Nuclear fission is a reaction in which the nucleus of an atom is split into two equal fragments. From this reaction a 100 million volts of energy can be produced. This large amount of energy comes from the strong forces that hold the atom together. Because these forces are so strong it is difficult to split the nucleus of a stable atom. Uranium however is quite unstable and can be split easily. Uranium atoms have a difficult time staying together because they are so large (the largest natural element) and tend to want to split. Uranium will naturally decompose on its own over time. When this occurs radiation is emitted and the material turns to metal lead. Two isotopes of Uranium exist, U-238 and U-235. Both isotopes have 92 protons, but U-238 has 146 neutrons where U-235 has 143 neutrons. U-235 is the fissionable material needed for the complex fission reaction of the Atomic bomb. U-238 cannot be used because it will not split. Bombarding the nucleus with many neutrons splits U-235. When this happens a chain reaction develops. One neutron will split the one uranium nucleus into two parts, Barium and Krypton. Resulting from this is extra neutrons. These neutrons then interact with other U-235 molecules causing them to split. This chain reaction takes place instantaneously and produces heat and gamma radiation (6).
Obtaining pure enriched U-235 is a difficult task. Uranium ore contains both U-238 and U-235, but separating these can be quite difficult. One obstacle with attaining U-235 is that such little of it exists in the world. Of all the Uranium in the world 99% of it is U-238 and only 1% is U-235. The Manhattan Project would spend a great deal of time and money on investigating ways to separate this precious metal (6).
The development of the Atomic bomb is one of the most impressive scientific developments because of the immense effort put into the six years Manhattan Project. The speed at which this project took place as well as the joint efforts from many communities and companies allowed this project to occur. Secrecy was the top priority during this project, which added to its impressiveness. The Manhattan Project consisted of developing way to separate Uranium and construct a bomb mechanism.
Once Uranium was split in 1938, efforts began on producing large amounts of the enriched U-235. Dr. Vannevar Bush of Scientific Research and Development coordinated the project. Once it was established that large amounts of Uranium could be produced President Roosevelt handed the project over the U. S. Army. Lieutenant Leslie Grooves was assigned as project leader in September of 1942. Lt.Leslie Grooves was responsible for coordinating and developing large-scale facilities that would mass produce the material needed for the Atomic bomb. A district was formed under Colonel James C. Marshall and Deputy Kenneth D. Nicholas and was called the Manhattan District or Project (1).
Many of the years of the Manhattan Project were spent developing an adequate method for attaining and separating Uranium. Three known methods existed including gaseous diffusion, electromagnetic effects, and thermal diffusion. These three methods worked to separate small amounts of Uranium, but it was unclear whether or not they could operate at a large scale. The Manhattan Project scientists mainly focused their attention on separating Uranium through gaseous diffusion and electromagnetic effects. They also explored the use of Plutonium as another raw material for the Atomic bomb. Plutonium, or PU-239, is a fissionable material that can be produced from U-238. U-238 can be neutron saturated to produce Plutonium and it does not need to be separated (6). Plutonium was to be produced through the use of a graphite pile or reactor. The Uranium ore that was needed was difficult to find and large amounts were needed for the project. Twelve thousand tons of Uranium was purchased form Edgar Sengier and imported from the Belgian Congo. Sengier sold the Uranium at a discounted rate because he wanted to help the war effort although he was never told what this material was actually for. This Uranium supplied the project with its most essential raw material (1).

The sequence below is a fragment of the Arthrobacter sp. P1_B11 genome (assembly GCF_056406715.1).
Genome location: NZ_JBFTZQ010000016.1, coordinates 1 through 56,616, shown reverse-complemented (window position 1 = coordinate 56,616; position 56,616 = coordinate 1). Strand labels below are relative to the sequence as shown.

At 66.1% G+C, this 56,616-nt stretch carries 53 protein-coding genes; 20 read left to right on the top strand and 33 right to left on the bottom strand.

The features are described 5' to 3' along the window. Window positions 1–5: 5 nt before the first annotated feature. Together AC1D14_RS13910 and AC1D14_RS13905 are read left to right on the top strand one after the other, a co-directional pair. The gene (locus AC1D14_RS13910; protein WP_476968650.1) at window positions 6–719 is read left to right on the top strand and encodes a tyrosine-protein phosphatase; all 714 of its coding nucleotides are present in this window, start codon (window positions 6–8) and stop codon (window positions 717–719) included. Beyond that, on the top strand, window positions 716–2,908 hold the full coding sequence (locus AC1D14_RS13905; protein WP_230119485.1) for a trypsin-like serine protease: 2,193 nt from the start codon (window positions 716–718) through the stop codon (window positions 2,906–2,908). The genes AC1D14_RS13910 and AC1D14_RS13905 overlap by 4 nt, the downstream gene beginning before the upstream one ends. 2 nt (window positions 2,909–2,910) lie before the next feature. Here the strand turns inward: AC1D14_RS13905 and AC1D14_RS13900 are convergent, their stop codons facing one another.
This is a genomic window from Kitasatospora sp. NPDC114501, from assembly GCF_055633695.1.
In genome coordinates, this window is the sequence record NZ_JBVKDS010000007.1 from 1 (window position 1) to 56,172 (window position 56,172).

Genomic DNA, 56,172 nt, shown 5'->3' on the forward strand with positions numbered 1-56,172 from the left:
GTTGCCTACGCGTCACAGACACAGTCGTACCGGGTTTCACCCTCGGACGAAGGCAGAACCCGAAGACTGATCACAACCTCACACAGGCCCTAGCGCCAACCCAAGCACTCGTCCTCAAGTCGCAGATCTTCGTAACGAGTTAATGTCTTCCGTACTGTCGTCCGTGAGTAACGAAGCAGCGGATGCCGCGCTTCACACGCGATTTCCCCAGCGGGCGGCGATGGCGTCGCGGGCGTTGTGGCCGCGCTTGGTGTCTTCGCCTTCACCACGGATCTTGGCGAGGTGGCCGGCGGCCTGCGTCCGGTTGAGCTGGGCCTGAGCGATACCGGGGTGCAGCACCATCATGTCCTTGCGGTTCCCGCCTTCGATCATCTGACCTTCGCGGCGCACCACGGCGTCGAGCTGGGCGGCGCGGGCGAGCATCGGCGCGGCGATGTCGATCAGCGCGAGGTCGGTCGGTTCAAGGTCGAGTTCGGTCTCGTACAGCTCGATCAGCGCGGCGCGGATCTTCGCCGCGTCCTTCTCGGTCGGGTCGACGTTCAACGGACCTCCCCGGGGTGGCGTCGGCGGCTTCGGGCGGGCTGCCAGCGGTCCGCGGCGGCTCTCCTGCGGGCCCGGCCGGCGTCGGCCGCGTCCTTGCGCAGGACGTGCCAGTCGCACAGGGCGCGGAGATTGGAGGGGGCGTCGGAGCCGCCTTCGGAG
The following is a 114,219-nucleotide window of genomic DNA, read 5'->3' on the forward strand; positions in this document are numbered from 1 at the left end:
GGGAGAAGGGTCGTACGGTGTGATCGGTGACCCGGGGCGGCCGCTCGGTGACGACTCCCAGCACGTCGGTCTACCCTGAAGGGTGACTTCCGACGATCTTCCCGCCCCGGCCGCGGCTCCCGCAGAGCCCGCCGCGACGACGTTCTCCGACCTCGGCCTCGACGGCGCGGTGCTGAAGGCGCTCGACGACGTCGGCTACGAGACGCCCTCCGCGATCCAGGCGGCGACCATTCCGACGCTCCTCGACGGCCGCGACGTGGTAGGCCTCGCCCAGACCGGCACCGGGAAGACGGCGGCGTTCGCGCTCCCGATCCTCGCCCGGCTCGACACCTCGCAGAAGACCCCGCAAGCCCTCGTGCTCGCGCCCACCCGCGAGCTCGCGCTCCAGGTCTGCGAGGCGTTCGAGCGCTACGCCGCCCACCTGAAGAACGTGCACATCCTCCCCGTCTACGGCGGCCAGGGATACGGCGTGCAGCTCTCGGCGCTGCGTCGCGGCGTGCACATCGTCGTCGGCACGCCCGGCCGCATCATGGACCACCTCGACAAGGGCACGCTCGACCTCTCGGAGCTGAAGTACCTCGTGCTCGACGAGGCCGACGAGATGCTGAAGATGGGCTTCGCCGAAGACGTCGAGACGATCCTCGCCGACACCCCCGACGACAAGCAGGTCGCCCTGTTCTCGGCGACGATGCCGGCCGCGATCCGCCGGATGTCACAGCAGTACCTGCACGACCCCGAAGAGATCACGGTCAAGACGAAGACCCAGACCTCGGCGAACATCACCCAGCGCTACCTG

Uranium and Plutonium became the center of the atomic bomb project. Lieutenant Groves approved two main sites for production of Uranium and Plutonium. These sites would be the center of atomic development. Oak Ridge, Tennessee became the site for separation of Uranium through gaseous diffusion and electromagnetic effects. And Hanford, Washington adopted the Plutonium project.
The facility at Oak Ridge was responsible for separating U-238 and U-235 while urgency and privacy were very important when constructing this facility. No one was allowed to know what was being built, including the workers. All they knew was that it was that it had to be done fast. The building of the Oak Ridge plant began before it was certain that gaseous diffusion or electromagnetics would even work on a large scale. Groves decided that the building of Oak Ridge must start as soon as possible because the United States may have to produce many bombs at once and they could not afford to wait for technology. Groves decided that large facilities needed to be built and technology would just have to catch up (1).
Gaseous diffusion is a complex process that involves combining Uranium with fluorine to form a Hexafluoride gas. This mixture is then sent through porous barriers and the enriched uranium is extracted. In 1942 this procedure could only separate micrograms of enriched Uranium. The building of the gaseous diffusion plant, code name K-25 for secrecy, could not wait for research to ensure a large-scale process building. The first thing at Oak Ridge that was built in 1943 was a powerful electric plant. The 34 million dollar power plant was built with 5,600 laborers in record time of ten months. The actual K-25 plant was designed by a company named Kellex (Kelle for Kellego and X for secret). Union Carbide was responsible for the building of the K-25 plant. The